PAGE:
Dependent Personality Disorder

Dependent Personality Disorder as described by the DSM-IV (Diagnostic and Statistical Manual IV- used for formal diagnosis- for insurance, research, and communication between mental health professionals) is a pervasive and excessive need to be cared for by another person that leads to clinging and fears of separation. This begins in early adulthood and is present in a variety of contexts. Symptoms could include, problems is self directed behavior, decision making, and excessive reliance on others for nurturing and support in the face of fears of inability to care for oneself. People with this disorder are generally fairly functional and appear to be able to care for themselves. However, they continue to rely excessively on others. An individual afflicted with this pattern of functioning seeks out a powerful other to make decisions and guide them through life. They may jump quickly into new relationships when one ends, with out much concern for the appropriateness of the relationship. These individuals often seek out, or end up with controlling and abusive partners.

When it comes to a woman in an abusive relationship, there are several considerations before making a diagnosis of Dependent personality. Firstly, women are encouraged in this culture toward dependence on others. Further, abuse may create “learned” dependence. Often women who might otherwise be relatively independent in healthy relationships become highly dependent due to ongoing abuse and restrictive control.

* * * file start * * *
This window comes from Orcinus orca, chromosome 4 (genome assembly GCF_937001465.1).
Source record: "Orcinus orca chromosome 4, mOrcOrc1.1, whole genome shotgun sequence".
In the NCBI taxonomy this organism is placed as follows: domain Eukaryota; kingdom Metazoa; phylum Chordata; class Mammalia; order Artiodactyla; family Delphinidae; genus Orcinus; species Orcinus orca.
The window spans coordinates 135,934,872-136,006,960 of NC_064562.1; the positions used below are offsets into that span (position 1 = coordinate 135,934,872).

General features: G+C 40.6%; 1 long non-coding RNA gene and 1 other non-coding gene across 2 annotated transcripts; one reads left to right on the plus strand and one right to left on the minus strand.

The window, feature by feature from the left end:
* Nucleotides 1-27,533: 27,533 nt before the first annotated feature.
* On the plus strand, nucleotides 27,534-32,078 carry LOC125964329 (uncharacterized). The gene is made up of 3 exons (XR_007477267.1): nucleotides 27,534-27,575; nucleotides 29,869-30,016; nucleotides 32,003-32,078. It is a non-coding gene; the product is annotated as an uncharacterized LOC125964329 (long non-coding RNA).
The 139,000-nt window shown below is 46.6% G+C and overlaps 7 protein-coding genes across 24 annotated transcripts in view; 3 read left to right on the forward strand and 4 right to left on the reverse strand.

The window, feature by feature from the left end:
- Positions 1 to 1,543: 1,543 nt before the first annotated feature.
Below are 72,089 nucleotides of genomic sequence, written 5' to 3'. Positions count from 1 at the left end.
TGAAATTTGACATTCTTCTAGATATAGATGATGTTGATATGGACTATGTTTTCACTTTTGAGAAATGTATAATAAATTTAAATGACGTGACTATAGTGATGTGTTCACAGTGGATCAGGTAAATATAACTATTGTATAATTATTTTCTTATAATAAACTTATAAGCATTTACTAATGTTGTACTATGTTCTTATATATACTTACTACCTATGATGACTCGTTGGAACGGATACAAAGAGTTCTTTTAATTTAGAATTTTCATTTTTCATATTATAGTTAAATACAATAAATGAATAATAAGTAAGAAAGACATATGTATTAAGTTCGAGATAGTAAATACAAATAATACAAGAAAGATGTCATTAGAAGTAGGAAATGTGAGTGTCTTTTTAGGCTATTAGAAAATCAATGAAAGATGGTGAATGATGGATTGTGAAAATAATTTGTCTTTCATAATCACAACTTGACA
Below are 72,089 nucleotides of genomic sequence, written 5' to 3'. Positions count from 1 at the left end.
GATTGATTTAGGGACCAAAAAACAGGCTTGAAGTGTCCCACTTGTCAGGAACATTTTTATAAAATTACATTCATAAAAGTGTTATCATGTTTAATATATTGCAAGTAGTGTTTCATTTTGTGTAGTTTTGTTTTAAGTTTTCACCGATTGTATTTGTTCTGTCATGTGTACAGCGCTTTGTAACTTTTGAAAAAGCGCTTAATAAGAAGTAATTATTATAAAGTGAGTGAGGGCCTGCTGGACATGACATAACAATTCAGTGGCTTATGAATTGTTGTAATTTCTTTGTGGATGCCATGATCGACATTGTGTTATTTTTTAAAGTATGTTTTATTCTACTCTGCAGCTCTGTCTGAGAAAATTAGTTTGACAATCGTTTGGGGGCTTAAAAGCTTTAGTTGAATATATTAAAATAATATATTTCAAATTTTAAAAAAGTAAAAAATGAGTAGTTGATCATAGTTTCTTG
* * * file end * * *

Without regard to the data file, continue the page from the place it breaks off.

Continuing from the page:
Cultural issues must also be considered. Some cultures value dependence on the family much longer than would be considered healthy in the American culture. Therapists must be careful, when conducting cross-cultural counseling, not to be excessively biased by their own cultural viewpoints. One must always consider the context in which the individual is embedded.

People with Borderline Personality may have similar dependency needs, however are likely to be enraged rather than clingy when threatened with abandonment. Further, they would undoubtedly be frightened by allowing someone so much control over their life. While both avoidant and dependent personalities need excessive reassurance and have low self-esteem, dependents seek out rather than avoid or withdraw from relationships, as is characteristic of Avoidant Personality Disorder.

For treatment, overall, a more independent functioning is the goal. Assertiveness and social skills training and cognitive behavioral therapy is helpful. Couples or family therapy may be helpful if the individual is in an ongoing relationship. It is likely that if these individuals came to therapy after the breakup of a relationship, that involvement in a new relationship will temporarily reduce the anxiety and depression that propelled them to treatment. Because of this, these folks may feel better when starting a new relationship or getting back with their previous lovers, they may flee therapy if they feel safe in the new relationship. The problem ultimately is their pattern of relating and it will likely arise again in the future.